In 2006, the property owner (renamed Branford Partners LLC) entered bankruptcy proceedings. Creditors lined up to claim millions of dollars in liens, despite the fact that virtually no physical work was done on site.
Filings by creditors charge Branford Partners with money mismanagement and borrowing against the value of the land for personal gain. One filing shows that the Security and Exchange Commission served a subpoena in May 2006 for records involving the site and various affiliates as part of an investigation into a hedge fund.
SEC officials said they do not comment or acknowledge investigations.
Trammell Crow bought the property free and clear of any financial problems and the bankruptcy sale also canceled the community-benefits agreement, which had promised the local input, new sidewalks and a youth center.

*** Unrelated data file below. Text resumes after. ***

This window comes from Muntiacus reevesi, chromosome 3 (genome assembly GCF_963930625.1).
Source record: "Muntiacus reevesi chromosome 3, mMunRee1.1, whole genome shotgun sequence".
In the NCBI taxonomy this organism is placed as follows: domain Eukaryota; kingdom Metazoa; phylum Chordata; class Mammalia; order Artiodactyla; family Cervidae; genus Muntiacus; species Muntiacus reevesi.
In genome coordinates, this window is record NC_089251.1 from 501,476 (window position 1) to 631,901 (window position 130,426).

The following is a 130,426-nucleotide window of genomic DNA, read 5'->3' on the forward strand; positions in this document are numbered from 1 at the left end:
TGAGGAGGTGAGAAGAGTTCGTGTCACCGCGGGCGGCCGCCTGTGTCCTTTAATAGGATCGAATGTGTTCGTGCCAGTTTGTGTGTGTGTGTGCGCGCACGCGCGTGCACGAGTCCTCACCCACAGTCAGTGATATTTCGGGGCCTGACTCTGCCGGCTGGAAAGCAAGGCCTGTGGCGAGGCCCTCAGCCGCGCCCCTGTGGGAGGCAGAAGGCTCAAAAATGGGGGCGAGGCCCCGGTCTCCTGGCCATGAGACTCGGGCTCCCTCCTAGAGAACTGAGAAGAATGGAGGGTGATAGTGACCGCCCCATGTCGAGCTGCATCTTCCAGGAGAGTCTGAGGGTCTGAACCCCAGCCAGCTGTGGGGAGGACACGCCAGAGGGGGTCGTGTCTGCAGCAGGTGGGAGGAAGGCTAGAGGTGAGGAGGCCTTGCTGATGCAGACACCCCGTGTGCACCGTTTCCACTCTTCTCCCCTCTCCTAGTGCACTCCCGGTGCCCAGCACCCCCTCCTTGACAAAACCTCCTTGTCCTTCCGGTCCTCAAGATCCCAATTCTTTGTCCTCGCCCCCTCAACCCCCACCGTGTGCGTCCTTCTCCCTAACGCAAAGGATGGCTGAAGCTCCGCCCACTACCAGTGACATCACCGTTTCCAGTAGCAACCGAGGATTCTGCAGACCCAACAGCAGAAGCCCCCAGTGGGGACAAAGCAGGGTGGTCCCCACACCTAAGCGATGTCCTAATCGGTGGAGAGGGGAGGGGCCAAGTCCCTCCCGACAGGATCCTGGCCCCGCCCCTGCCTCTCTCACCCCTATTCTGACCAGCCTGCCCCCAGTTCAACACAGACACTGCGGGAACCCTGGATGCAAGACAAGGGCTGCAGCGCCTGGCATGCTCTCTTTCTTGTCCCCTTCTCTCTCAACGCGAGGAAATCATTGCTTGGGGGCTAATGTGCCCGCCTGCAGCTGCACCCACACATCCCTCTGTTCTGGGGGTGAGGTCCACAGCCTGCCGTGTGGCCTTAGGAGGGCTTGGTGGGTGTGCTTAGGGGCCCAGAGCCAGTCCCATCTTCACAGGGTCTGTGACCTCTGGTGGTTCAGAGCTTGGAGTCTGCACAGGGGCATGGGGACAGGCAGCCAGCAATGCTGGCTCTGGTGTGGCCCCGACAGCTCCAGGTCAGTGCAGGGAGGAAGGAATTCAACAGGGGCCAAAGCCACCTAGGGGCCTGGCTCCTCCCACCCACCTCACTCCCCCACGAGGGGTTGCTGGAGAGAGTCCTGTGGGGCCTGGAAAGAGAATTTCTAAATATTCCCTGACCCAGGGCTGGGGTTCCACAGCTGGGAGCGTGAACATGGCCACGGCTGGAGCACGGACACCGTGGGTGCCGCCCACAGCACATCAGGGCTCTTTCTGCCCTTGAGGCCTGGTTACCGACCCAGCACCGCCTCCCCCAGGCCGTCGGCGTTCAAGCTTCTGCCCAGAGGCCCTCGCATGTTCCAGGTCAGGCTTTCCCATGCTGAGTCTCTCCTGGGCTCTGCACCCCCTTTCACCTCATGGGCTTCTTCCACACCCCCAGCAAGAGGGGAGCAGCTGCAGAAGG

The Los Angeles Alliance for a New Economy helped negotiate the agreement, and Deputy Director Roxana Tynan said her group had given up hope the project would move forward.
Still, she hopes Trammell Crow will work with the community for an environmentally safe and attractive project.
"This was a neighborhood that for many, many years was L.A.'s dumping ground," Tynan said. "It's a community that wants development. They're not NIMBYs, but they want things done safely."
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|Publication:||Daily News (Los Angeles, CA)|
|Date:||Jan 2, 2008|